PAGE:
# How many atoms in 18*mol of water?

$54 \times {N}_{A}$, where ${N}_{A} \equiv \text{Avogadro's Number.................}$
By definition a mole of stuff SPECIFIES $6.022 \times {10}^{23}$ individual items of that stuff. Why should we use such an absurdly large number? Well, it turns out that $6.022 \times {10}^{23}$ individual ""^1H atoms have a mass of $1.00 \cdot g$ precisely. The mole is thus the link between the submicro world of atoms and molecules, to the macro world of grams, kilograms, and litres.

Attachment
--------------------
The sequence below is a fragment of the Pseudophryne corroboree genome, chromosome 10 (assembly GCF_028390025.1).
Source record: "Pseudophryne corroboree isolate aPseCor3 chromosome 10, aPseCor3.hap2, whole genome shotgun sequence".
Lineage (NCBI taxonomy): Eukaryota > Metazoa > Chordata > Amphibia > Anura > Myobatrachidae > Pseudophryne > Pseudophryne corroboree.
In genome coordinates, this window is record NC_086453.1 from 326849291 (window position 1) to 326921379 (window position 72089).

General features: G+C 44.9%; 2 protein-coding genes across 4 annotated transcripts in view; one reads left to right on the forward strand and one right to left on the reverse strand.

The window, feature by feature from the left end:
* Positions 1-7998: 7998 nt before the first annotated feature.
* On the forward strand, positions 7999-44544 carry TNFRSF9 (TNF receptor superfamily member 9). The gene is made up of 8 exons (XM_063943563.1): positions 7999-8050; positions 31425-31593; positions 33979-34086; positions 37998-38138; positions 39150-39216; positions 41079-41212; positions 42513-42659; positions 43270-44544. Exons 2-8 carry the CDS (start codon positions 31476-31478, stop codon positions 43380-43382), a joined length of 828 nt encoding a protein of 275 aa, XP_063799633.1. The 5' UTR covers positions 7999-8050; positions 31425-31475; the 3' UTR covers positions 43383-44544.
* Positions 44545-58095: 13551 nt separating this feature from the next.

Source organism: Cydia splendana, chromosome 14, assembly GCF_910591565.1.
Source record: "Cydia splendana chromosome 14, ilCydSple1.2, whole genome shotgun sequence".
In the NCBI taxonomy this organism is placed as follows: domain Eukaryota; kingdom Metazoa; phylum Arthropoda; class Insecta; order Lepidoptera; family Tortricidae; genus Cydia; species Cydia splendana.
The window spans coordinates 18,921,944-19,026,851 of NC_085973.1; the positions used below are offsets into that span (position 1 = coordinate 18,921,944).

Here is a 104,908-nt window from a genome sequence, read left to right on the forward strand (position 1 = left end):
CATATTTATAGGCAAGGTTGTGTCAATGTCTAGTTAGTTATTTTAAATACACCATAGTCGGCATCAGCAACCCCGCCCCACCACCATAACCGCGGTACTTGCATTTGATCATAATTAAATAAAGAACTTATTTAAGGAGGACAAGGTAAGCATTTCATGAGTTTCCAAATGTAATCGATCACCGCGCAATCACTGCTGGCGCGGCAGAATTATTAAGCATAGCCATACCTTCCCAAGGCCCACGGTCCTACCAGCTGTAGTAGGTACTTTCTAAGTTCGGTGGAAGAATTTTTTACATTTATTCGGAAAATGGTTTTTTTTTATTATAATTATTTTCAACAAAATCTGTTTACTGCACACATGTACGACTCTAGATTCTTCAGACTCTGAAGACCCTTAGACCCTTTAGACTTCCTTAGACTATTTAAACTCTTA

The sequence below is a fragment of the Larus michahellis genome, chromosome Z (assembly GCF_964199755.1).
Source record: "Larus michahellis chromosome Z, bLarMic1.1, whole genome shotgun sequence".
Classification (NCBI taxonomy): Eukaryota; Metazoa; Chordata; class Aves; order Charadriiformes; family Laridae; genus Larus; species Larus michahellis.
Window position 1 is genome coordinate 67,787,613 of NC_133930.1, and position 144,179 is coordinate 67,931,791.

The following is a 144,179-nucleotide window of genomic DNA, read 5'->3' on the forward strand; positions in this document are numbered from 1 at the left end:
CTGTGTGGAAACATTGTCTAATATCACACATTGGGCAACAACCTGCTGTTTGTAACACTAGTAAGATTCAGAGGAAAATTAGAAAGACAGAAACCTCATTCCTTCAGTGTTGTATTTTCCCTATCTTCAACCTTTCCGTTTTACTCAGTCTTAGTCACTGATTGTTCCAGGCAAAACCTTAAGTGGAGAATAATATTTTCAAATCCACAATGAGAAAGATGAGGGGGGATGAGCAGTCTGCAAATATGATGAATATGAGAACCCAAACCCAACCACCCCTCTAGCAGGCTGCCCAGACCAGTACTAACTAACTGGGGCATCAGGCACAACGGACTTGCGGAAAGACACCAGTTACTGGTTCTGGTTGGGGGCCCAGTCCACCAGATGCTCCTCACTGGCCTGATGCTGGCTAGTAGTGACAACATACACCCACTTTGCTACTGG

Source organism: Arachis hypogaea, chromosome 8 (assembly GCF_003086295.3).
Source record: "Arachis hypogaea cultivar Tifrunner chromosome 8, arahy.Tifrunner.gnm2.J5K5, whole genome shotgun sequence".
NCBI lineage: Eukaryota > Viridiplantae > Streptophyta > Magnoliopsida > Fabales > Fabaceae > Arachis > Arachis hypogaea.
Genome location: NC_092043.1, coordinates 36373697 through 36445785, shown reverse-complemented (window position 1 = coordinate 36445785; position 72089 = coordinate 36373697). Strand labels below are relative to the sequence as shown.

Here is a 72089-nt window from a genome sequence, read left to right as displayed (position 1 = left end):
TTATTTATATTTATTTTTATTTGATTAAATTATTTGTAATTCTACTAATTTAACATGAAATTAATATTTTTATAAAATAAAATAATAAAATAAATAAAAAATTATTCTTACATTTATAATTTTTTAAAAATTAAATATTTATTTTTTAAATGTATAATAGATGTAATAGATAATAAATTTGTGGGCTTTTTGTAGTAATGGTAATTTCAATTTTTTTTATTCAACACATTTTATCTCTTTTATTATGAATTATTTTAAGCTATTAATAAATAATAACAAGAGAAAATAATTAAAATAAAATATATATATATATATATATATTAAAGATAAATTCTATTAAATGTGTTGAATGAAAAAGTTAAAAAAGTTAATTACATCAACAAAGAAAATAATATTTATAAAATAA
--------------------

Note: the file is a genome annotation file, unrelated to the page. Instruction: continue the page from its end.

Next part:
We also conveniently use the symbol ${N}_{A}$, where ${N}_{A} \equiv 6.022 \times {10}^{23}$. And we can use the $\text{mole}$ as we would any other collective number, i.e. $\text{dozen}$, $\text{Bakers' dozen}$, $\text{score}$, $\text{gross......}$
And so we have $18 \cdot m o l$ of ${H}_{2} O$, which is equivalent to $3 \times 18 \times 6.022 \times {10}^{23}$ individual atoms. What is the mass of this quantity of given atoms?